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Why Did Canadian Pacific’s Carloads Fall in the Week Ending July 16?

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Canadian Pacific’s carloads

Canadian Pacific (CP) registered a rise of 1.2% in total railcars in the week ended July 16, 2016. The company hauled nearly ~30,000 railcars in the same week against 29,600 plus railcars in the corresponding week last year. Even CP’s railcars excluding coal went up nearly 1% to settle at 23,000 plus in the latest reported week of 2016.

The company received 70% of revenues from Canada and 30% from the US last year. In sharp contrast with rival Canadian National (CNI), CP’s coal carloads were actually up in the reported week of 2016.

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Why coal carloads matter for CP

Coal accounted for 10% of revenues and 12.3% of carloads for CP last year. CP primarily transports metallurgical coal (UNG) meant for export through Metro Vancouver’s port. Its coal traffic in Canada begins primarily from Teck Resources’ (TCK) mines in Southeastern British Columbia.

In the last one year, coal’s production and demand has been under pressure due to depressed prices, environmental concerns, and the shift of coal-fired power plants to natural-gas-based electricity generation. However, TCK has issued slightly higher production guidance for 2016 compared to last year. If the guidance proves accurate, then we should see either more coal hauling by CP in 2016 or less contraction in the company’s coal volumes in the same year compared with rival CNI.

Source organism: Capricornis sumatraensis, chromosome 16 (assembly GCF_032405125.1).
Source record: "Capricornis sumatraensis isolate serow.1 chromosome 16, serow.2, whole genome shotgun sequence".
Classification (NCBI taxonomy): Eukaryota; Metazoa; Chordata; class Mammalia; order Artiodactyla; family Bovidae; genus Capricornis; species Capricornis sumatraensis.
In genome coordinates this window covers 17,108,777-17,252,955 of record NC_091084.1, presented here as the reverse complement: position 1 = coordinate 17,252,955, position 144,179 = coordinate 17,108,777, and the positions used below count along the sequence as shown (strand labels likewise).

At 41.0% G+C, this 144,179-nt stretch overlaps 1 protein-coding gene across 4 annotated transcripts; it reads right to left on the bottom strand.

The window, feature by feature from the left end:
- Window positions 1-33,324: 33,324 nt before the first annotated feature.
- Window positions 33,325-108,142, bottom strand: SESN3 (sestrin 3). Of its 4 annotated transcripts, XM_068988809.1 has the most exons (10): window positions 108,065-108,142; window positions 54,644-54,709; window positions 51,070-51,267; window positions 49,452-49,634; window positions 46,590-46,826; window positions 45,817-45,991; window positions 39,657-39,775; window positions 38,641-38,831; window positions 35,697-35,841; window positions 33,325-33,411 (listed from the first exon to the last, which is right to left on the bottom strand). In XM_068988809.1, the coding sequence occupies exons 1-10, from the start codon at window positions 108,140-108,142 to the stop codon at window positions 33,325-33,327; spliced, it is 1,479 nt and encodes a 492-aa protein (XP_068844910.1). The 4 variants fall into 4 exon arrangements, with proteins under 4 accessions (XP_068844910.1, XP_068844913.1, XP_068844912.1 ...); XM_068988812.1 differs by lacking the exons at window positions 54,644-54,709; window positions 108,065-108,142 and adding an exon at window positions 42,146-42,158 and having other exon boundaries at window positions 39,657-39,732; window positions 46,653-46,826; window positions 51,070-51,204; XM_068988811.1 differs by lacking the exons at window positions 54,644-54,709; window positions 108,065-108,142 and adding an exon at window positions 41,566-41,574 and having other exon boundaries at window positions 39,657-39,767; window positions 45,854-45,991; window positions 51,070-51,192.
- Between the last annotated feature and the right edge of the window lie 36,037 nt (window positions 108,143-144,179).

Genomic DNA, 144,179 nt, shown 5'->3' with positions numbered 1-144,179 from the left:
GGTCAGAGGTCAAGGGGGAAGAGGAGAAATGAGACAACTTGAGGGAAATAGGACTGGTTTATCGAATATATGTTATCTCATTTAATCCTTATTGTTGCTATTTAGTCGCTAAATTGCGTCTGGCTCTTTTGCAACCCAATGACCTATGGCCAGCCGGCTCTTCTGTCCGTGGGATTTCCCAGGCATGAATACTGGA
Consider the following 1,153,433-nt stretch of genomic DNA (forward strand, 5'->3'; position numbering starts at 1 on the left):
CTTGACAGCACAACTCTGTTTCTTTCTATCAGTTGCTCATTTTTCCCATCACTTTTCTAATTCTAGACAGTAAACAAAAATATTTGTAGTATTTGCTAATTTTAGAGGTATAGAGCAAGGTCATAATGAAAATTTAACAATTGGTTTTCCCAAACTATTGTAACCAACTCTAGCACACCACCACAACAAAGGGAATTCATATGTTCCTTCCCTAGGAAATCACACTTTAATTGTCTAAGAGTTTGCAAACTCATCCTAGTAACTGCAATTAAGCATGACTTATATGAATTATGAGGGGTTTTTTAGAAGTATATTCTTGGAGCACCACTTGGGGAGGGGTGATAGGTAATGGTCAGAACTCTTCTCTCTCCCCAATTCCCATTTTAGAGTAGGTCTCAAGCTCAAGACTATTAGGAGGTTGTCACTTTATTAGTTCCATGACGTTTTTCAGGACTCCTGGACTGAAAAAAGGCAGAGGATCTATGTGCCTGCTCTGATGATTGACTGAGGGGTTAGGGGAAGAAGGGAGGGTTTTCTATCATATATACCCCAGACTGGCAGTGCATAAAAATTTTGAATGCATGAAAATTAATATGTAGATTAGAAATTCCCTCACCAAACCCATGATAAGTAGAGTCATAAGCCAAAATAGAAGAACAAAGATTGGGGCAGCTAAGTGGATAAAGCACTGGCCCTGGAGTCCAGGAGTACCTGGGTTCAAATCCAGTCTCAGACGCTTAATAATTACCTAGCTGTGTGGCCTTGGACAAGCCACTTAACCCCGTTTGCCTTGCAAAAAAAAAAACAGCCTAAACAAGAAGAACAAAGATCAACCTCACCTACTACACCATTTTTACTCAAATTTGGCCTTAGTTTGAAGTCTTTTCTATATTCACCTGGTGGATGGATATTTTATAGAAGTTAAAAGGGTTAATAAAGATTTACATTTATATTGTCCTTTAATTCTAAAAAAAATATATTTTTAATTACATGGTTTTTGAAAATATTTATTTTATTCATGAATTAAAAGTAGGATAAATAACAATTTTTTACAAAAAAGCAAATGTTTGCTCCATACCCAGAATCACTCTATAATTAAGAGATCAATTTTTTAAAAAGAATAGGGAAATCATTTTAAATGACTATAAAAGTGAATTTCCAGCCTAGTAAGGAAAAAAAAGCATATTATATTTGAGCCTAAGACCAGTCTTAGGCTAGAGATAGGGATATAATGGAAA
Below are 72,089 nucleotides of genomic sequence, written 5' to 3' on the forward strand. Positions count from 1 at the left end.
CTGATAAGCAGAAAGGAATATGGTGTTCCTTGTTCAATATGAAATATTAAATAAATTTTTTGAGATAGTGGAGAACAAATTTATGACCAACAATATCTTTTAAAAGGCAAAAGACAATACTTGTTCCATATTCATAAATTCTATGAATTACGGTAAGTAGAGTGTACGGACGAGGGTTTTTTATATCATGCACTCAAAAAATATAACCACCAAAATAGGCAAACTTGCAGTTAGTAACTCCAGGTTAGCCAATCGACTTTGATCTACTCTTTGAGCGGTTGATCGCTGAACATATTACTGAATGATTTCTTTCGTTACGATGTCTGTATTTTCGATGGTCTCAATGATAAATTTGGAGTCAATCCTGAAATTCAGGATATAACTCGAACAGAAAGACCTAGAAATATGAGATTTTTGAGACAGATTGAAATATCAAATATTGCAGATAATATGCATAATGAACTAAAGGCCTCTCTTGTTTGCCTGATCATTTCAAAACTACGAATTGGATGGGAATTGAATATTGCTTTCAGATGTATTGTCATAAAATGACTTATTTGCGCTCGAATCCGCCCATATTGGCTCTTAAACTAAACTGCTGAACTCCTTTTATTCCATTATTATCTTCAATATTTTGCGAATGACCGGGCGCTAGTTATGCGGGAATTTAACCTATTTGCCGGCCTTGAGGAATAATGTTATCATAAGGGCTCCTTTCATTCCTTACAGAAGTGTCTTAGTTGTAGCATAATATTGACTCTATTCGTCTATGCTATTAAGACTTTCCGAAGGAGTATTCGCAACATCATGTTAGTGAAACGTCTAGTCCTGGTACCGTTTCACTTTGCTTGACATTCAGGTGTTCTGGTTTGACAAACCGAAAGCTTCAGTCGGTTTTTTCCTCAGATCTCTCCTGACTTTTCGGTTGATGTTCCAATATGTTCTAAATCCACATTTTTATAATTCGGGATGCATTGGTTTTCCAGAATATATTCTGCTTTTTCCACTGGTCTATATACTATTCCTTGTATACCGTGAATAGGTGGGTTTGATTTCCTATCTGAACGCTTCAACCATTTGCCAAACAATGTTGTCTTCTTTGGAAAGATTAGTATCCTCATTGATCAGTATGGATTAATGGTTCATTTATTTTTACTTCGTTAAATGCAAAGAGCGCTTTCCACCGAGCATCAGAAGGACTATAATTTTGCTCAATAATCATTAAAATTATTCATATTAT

Investors interested in dividends ETFs can opt for the Vanguard Dividend Appreciation ETF (VIG). All US Class I railroads (UNP) are part of the portfolio holdings of VIG.

Commodity groups

The commodity groups such as US grains, potash, forest products, chemicals and plastics, and automotive were up in the week ending July 16, 2016. On the contrary, Canadian grains, fertilizer and sulphur, crude, and metals and minerals were down in the same week.

You can compare this week’s rail data with data from the previous week in How Did North American Rail Traffic Fare in Week Ending July 9. For more information on major US railroad stocks, visit Market Realist’s railroads page.

In the next part of this rail traffic series, we’ll go through Canadian Pacific’s intermodal traffic.

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